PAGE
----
Receipt of an out band signal at the next adjacent repeater or device can, in one embodiment, cause that repeater or device to “shut down” its transmitter within the receiving transceiver, i.e., place this transmitter in the low duty cycle mode, and to propagate the out band signal to a next repeater (or device) of the multi-link fiberoptic connection through the out bound transceiver at the other end of the repeater. In such an embodiment, the Open Fiber Control circuitry of each repeater and device in the system would need to be modified in order to recognize and propagate the out band signal. Because the out band signal is distinct from the normal operating signal (e.g., 1 gigahertz), and the low duty cycle pulse (e.g., a pulse every 10 seconds), the OFC circuit modification is straightforward to one skilled in the art. A variation on this implementation is depicted in the circuitry of FIG. 4 and the process of FIGS. 5 & 6.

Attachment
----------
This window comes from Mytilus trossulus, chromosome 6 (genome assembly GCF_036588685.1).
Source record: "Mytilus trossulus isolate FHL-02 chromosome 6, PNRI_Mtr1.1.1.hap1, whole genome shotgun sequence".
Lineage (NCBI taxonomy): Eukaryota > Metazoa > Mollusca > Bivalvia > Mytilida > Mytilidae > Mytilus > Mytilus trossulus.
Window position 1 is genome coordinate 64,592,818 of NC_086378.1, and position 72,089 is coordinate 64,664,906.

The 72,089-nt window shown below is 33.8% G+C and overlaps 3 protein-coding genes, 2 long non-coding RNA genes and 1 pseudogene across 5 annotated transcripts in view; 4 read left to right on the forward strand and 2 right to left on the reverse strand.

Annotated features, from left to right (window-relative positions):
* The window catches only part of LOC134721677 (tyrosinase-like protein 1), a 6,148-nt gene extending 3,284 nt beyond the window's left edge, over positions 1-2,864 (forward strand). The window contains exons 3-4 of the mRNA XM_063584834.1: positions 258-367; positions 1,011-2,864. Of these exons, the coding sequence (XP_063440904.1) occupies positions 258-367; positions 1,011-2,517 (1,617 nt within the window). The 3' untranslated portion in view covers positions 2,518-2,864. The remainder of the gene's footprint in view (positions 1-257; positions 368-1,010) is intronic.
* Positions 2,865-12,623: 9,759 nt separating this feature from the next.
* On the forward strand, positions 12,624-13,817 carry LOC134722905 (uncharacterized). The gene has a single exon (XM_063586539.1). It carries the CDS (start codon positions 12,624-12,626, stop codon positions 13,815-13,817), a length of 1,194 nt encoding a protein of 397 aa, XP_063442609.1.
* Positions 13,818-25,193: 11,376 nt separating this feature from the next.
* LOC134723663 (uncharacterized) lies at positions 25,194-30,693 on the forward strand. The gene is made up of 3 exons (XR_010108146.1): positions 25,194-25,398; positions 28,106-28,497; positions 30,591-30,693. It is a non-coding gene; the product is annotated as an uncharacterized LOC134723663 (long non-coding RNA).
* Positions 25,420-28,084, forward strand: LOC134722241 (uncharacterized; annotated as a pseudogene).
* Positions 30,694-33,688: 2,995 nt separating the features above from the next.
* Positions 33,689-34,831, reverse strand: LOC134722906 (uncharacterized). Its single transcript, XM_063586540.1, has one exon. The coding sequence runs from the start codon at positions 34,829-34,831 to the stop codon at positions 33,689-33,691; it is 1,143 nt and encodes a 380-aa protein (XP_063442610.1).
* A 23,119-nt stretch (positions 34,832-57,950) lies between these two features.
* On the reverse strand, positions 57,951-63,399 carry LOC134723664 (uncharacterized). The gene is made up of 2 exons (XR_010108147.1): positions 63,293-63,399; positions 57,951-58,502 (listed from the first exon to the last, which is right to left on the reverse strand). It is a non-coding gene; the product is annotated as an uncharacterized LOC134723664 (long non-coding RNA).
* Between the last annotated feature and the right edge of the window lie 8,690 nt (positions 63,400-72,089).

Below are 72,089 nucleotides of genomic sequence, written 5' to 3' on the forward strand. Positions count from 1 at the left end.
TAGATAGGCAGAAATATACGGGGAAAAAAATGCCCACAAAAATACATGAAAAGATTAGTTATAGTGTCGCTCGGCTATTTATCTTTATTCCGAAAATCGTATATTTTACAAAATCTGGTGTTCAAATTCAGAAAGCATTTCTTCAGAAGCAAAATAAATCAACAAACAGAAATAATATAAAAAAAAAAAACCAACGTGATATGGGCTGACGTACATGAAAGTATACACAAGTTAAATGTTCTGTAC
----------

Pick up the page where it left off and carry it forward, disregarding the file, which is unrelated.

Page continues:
Generally stated, in addition to generating the out band signal, an electronic wrap (EWRAP) mode can be employed (depending on the direction of signal propagation) to electrically wrap data from, for example, laser driver 2 to the input of OFC 2, or from laser driver 1 to the input of OFC 1. This action would prevent electrical data from being output through transmitter TX2 or TX1, respectively. Which transmitter is placed into EWRAP depends upon the direction that the OFC open signal is being propagated.